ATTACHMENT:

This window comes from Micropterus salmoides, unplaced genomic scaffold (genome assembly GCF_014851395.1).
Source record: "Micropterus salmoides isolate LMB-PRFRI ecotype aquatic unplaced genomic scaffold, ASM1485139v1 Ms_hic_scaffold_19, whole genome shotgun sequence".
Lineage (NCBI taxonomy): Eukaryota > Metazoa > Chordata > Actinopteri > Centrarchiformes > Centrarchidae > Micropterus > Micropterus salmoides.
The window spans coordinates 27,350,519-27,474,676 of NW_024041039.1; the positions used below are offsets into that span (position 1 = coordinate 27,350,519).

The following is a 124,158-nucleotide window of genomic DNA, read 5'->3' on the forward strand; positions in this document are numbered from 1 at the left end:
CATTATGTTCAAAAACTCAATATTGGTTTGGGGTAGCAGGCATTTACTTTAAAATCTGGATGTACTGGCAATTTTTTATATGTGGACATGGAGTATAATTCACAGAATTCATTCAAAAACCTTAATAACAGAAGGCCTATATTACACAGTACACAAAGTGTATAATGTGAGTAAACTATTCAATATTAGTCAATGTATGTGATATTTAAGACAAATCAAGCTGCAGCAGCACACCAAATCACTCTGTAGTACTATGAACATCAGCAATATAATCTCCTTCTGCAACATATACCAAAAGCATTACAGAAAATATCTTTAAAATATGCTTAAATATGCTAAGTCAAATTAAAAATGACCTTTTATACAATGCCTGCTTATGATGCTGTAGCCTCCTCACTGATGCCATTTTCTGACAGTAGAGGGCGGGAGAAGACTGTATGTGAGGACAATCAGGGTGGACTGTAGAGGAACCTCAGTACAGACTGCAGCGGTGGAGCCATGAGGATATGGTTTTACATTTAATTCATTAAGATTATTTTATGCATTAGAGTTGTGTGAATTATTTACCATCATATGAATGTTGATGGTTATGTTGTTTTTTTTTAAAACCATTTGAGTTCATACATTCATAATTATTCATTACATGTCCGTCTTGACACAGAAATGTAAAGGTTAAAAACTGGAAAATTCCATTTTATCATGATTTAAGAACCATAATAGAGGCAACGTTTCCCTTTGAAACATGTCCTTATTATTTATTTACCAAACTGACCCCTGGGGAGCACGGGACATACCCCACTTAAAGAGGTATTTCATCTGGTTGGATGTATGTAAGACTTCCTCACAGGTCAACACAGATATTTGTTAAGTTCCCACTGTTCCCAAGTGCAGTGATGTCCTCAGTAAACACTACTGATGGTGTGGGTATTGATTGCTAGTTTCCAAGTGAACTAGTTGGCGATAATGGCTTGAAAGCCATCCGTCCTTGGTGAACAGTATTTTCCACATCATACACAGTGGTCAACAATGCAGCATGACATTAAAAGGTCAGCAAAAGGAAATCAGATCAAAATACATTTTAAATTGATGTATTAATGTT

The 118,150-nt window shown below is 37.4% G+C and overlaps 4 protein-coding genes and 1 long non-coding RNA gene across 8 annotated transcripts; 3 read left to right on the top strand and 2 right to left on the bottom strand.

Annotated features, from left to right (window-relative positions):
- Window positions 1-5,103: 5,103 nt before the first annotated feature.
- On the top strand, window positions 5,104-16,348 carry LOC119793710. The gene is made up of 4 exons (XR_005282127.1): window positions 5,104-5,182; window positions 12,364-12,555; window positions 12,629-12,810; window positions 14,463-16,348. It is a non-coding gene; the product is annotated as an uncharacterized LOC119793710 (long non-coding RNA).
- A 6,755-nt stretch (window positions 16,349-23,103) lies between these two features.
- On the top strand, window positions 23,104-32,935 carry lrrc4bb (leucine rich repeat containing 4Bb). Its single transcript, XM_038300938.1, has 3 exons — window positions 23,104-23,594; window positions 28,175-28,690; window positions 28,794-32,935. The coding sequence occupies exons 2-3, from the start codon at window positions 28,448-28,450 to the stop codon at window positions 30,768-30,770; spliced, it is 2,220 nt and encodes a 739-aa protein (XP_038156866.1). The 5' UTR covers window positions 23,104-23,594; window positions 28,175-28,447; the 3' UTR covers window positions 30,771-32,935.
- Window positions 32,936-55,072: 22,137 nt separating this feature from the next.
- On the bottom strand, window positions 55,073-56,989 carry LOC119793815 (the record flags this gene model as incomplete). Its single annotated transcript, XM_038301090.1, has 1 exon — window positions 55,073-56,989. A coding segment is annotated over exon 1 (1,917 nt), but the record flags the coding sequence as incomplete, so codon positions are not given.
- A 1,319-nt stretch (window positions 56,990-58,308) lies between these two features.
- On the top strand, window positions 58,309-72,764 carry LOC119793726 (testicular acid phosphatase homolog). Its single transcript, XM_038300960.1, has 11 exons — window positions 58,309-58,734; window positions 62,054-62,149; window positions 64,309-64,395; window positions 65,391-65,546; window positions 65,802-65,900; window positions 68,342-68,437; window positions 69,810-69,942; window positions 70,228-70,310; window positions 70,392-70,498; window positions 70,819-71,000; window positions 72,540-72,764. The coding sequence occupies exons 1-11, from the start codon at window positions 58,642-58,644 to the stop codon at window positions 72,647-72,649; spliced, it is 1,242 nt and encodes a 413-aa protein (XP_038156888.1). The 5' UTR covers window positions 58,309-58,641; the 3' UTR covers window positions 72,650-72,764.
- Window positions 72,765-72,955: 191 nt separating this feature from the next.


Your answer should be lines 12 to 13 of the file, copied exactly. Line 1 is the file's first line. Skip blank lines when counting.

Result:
- On the top strand, window positions 23,104-32,935 carry lrrc4bb (leucine rich repeat containing 4Bb). Its single transcript, XM_038300938.1, has 3 exons — window positions 23,104-23,594; window positions 28,175-28,690; window positions 28,794-32,935. The coding sequence occupies exons 2-3, from the start codon at window positions 28,448-28,450 to the stop codon at window positions 30,768-30,770; spliced, it is 2,220 nt and encodes a 739-aa protein (XP_038156866.1). The 5' UTR covers window positions 23,104-23,594; window positions 28,175-28,447; the 3' UTR covers window positions 30,771-32,935.
- Window positions 32,936-55,072: 22,137 nt separating this feature from the next.